Longboarding trend spreads from California to Chicago
You've seen them around campus, you've seen them downtown and you've seen them skated on with barefeet, sneakers or sandals. Longboards have been a part of our culture for the past 60 years and have gradually become a part of our campus within the last three.
"Windward has been selling longboards for years now, but within this last year we have seen them fly off the shelves," said Jess of Windward Boardshop, located at 3317 N. Clark St., which specializes in any kind of board sport. "It's mostly young adults showing the interest, guys and girls. Our sales have demonstrated that, too, because we are constantly getting new shipments and restocking our shelves with new brands."
While these boards may be flying off the shelves at retailers, the culture has not yet taken shape on campus.
"There's not a big scene at DePaul for longboarding, but there is a sense of camaraderie amongst the riders," said John Koeger, a 21-year-old junior who's been riding for a year and a half. "It's just nice to talk about a commonality and gain new perspectives with someone I've never met before. I would like to see a culture take shape because this hobby is not as common as what it should be."
"I ride alone mostly, but it's better to ride with at least one other experienced rider," said Jeremy Chereskin, a 20-year-old longboarder. "A sense of unity creates a bond among the group and nothing else matters at that point, even if you do fall and fracture your arm."
Longboarding is often a way of expression, exercise and stress relief. The culture itself exemplifies freedom: Freedom from work, from home or school. When you're riding, you're on a mission to carve that freshly paved asphalt and not think or worry about anything else.
"To me, longboarding is a source of empowerment," Koeger said. "It's liberating, in a sense that I can rely upon myself and my board to go anywhere I choose."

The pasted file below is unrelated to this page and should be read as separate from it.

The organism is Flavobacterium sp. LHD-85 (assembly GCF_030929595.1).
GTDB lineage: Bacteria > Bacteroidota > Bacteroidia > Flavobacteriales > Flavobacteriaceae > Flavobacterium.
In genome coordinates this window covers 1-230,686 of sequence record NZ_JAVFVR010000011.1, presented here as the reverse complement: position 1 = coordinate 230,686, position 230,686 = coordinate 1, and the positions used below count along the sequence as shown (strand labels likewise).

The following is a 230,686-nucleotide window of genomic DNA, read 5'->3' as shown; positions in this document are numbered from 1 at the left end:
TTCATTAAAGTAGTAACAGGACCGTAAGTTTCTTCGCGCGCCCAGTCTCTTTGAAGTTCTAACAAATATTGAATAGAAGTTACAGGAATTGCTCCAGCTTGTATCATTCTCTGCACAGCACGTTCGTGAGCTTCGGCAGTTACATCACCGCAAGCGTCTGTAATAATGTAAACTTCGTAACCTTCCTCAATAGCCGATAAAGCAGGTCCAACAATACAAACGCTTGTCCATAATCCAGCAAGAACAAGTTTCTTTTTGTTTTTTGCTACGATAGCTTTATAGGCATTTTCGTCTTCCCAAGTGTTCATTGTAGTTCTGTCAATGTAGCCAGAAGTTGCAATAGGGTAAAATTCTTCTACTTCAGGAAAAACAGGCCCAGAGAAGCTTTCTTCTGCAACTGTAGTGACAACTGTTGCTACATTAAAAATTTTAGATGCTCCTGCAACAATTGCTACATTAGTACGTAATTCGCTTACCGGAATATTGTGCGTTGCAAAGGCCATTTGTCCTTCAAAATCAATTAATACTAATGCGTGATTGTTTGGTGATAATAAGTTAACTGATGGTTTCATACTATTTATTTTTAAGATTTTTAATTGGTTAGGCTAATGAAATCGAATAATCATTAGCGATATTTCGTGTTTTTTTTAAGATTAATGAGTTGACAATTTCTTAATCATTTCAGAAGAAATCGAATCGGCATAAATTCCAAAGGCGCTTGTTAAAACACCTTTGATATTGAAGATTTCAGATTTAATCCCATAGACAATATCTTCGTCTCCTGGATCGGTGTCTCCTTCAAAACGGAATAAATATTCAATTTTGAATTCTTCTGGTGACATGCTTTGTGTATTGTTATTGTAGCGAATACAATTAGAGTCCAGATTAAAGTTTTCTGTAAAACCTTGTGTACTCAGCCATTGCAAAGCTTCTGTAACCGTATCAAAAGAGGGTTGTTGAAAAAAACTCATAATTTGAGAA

"When I ride, I feel like a navigator of my environment. I feel at one with the geography of the land as I use it to my advantage to propel me forward," Chereskin said. "Riding is a relief from the everyday, stand still life. It's hard to explain the feeling, you just gotta get on the board and experience it for yourself."
"Whether you want to race down a mountain side or cruise along the beach, there is a board to fit your style," Jess said. "But in the city, longboards are mainly for cruising around or going from place to place."
Longboards are a good mode of transportation because they are smoother and glide longer than traditional skateboards. And, according to Jess, it's faster than walking while still being relaxing.
"Boarding in one word or less, efficient," Koeger said. "There are no barriers when boarding; you can easily hop off your board and walk where no bike, car or train can go and still be on time for class."
This new culture may be confused with skateboarding, but rest assured it is not. It's the difference between BMX and road bikes. And, like road bikes, longboards are meant to ride, not "thrash." Even the technical designs are different; longboards are longer and use wider trucks, base and wheels. The boards are also more flexible, allowing for greater speed and control.
Koeger not only rides, but he hand makes them too.
"My first board was a board I actually made," Koeger said. "I make 40-inch drop through decks which are best for city cruising…I started out just making a board for myself but then a friend of mine asked if I could make him one. Since then, I've been getting more and more requests."
Now is the time to invest in a longboard as the summer months are quickly approaching and gas prices averaging $4.50 a gallon in Chicago. Even if you don't know a thing about longboards, but are interested, don't sweat, there are people to help you. Just ask a longboarder.
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